In all of this, there's the grief. The days are up and down, and completely unpredictable. Some mornings I wake up and he's all I can think about. He feels so close, and my entire self misses him so deeply. I cry often, over everything. It's happened several times now where I've opened a Spotify mix created by the algorithms, and I've felt completely convinced the entire playlist was curated by him. It's been uncanny. They strike me like a conversation with him. Each track tells our story, or nudges me with a soft sad humour that just feels like him. The day we buried his ashes, I had The Magnetic Fields' Nothing Matters When We're Dancing in my head: it was in the playlists. John Grant's Outer Space. Smog's Let's Move to the Country. Yo La Tengo's Tears Are in Your Eyes (from And then nothing turned itself inside out, an album that was quintessential to our early relationship). Joni Mitchell's Cactus Tree nearly destroyed me. And so many more that just hit so specifically, and feel so intentional. I don't know. At one point I almost texted his mom to say "he's in the music! Open spotify!" but my more rational self realized not everyone was in the same headspace I was, and if he was in the music, those nudges in those specific songs were just for us, and wouldn't make as much sense to anyone else.


And of course, most important in all this, is the kids' grief. I tried to plan these months out so I could be present for them, and for the most part, I am. They're each moving through it in their own way, but being out here on the farm (which isn't really "ours" anymore), we're in limbo. They're homesick. Their dad's house, their childhood house, is now vacant, repainted, and renovated. Their dad's stuff is packed and waiting for us in a storage pod. They miss him. I keep daily household requests very light, and we talk often. I'm trying not to download any of the other stresses onto them, but they know what's happening. We're all verging on desperation to have the slightest sense of security. We're leaning on the pets to keep us smiling. And we're all comforting each other too. We're all very sensitive to each other's process, we check in and bring each other tea, go for little walks, speak of him often and make silly sad jokes. I'm so glad him and I raised such kind, empathetic kids. We're holding each other up as a tiny, tender little unit.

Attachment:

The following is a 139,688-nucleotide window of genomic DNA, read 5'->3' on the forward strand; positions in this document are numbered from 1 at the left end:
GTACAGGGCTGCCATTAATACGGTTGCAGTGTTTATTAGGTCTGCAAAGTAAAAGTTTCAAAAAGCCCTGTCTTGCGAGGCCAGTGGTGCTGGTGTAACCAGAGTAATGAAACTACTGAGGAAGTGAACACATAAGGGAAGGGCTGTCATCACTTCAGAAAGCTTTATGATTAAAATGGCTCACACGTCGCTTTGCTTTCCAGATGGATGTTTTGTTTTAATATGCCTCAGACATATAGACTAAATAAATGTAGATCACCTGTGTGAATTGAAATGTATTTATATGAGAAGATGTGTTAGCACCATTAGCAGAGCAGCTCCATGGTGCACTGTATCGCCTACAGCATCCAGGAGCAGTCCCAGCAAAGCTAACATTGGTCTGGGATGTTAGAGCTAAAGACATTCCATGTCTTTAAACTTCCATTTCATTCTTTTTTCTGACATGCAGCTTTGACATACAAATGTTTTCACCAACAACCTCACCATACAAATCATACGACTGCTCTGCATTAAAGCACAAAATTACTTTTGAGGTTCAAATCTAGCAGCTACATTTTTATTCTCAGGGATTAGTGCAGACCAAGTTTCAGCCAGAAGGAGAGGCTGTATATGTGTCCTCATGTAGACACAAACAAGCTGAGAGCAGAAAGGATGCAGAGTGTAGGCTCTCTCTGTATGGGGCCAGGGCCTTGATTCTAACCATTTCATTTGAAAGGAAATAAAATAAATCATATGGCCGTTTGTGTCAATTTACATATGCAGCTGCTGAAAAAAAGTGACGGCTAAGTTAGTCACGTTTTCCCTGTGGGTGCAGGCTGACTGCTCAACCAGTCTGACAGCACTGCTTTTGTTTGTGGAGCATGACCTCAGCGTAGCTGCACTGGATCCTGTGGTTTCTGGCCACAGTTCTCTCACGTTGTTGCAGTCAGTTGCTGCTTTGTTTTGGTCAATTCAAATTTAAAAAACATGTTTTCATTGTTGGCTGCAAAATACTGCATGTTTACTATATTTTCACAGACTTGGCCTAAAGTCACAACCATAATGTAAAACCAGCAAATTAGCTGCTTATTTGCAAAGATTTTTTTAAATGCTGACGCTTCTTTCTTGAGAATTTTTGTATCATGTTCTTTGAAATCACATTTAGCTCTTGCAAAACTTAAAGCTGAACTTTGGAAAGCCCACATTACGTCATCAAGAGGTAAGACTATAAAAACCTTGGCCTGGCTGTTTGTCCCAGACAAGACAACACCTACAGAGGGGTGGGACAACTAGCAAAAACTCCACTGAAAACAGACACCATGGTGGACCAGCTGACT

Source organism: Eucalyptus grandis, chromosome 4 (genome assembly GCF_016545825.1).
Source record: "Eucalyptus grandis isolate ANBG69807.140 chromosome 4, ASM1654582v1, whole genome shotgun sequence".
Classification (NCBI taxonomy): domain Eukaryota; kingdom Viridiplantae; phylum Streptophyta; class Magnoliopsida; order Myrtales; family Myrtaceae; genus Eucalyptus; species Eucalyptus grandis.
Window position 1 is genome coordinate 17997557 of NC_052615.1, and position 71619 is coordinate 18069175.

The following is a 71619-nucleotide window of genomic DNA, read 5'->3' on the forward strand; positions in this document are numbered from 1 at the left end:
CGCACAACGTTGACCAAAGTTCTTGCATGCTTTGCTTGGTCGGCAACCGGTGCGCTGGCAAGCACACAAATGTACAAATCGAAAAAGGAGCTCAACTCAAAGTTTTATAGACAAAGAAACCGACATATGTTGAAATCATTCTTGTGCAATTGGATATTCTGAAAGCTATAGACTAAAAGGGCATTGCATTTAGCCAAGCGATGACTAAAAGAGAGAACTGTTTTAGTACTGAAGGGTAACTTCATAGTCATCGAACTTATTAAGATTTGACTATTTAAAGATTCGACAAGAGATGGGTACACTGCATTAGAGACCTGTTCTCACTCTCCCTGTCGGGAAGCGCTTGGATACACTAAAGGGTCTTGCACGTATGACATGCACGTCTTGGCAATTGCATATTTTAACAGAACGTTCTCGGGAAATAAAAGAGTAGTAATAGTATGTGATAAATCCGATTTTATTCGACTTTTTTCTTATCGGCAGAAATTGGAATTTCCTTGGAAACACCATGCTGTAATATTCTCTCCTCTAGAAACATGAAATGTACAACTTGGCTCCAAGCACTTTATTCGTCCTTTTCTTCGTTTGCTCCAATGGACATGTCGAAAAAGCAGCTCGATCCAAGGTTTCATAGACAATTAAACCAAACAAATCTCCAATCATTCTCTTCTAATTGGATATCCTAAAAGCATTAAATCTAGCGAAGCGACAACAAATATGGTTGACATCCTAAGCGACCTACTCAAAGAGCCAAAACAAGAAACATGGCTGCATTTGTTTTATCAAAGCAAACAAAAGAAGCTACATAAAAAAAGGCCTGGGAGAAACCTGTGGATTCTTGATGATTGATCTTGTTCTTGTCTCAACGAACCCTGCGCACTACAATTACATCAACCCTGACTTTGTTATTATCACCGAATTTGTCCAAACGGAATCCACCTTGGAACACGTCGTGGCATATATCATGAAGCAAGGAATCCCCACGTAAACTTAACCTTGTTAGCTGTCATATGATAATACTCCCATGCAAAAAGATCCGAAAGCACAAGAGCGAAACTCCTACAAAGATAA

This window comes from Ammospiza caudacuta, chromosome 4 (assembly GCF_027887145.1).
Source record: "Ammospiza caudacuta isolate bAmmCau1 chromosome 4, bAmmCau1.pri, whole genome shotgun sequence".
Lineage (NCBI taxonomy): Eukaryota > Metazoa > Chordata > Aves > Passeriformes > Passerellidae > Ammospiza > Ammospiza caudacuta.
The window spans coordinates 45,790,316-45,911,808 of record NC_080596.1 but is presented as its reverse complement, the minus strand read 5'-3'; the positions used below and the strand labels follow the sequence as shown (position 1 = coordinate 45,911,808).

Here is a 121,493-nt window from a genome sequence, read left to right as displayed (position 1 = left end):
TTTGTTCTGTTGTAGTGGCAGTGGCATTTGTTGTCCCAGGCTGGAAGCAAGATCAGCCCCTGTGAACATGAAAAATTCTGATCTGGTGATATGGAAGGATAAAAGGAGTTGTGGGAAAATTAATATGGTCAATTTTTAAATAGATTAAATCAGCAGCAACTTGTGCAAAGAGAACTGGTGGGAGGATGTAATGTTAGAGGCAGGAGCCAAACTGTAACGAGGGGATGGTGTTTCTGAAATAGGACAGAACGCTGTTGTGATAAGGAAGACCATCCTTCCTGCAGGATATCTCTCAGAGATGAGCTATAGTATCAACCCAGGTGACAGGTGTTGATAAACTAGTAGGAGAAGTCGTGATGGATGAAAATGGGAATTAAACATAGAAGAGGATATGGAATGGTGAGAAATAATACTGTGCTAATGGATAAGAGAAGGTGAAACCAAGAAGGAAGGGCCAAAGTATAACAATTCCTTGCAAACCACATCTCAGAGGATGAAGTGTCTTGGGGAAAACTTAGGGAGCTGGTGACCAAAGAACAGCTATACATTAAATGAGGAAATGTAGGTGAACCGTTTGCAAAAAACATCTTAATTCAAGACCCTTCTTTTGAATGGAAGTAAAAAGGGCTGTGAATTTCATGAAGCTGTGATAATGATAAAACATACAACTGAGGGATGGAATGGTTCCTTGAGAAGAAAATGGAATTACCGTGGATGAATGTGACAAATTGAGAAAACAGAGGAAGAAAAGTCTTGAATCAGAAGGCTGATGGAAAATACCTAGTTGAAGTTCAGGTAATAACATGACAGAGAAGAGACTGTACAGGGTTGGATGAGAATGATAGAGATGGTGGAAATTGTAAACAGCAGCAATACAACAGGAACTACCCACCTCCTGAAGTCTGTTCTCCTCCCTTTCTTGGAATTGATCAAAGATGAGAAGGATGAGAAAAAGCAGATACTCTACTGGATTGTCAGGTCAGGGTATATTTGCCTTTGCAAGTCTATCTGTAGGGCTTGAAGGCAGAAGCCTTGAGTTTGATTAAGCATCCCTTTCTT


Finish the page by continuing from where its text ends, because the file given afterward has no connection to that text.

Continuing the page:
This past spring, I started making plans for these changes. Since his diagnosis I've tried to be ready, and now it feels like none of my plans or preparations meant anything. I knew things would be hard, but I foresaw the move happening in the fall, at the earliest. I know I keep saying it, but we all thought we had more time. For it all to happen mid summer was a much bigger blow than this family was ready for. I keep feeling like I'm doing everything wrong. How did we end up in such a terrible position? How could I have managed this better? What did I do to cause this? Why can't I dig us out??? We went from having a sweet little farm and a lovely, thriving business, to what feels like no agency and utter disaster.


I'm trying to keep my head clear and move through all these major decisions as best as I can. My brain is a mess. I can't remember the simplest things, yet there are so many demands pressing for attention. I wanted to be in the city for this part. I wanted to be closer to people. I wanted to be unpacked, settled, and focused on just moving through the grief. I find myself feeling wildly alone. How did I end up so alone? I'm so eager to be back in the city, in a home, his things mixed with ours, establishing a new normal. I hate this limbo. I hate not knowing what will happen. I'm a planner and a doer, and I feel like I'm stuck in a desperate bog. This isn't me. This weakness. This sadness. I don't understand any of it.


I should also say, I know that by this time next month, things will feel different, and hopefully easier. I'll reestablish grief counselling, the girls will be in school, I'll find work, I'll see friends, we'll have a clearer picture of everything. I know there's still good ahead. I just can't believe how hard this is.


*this is part of a series of posts I'm plucking away at while processing the loss of my co-parent.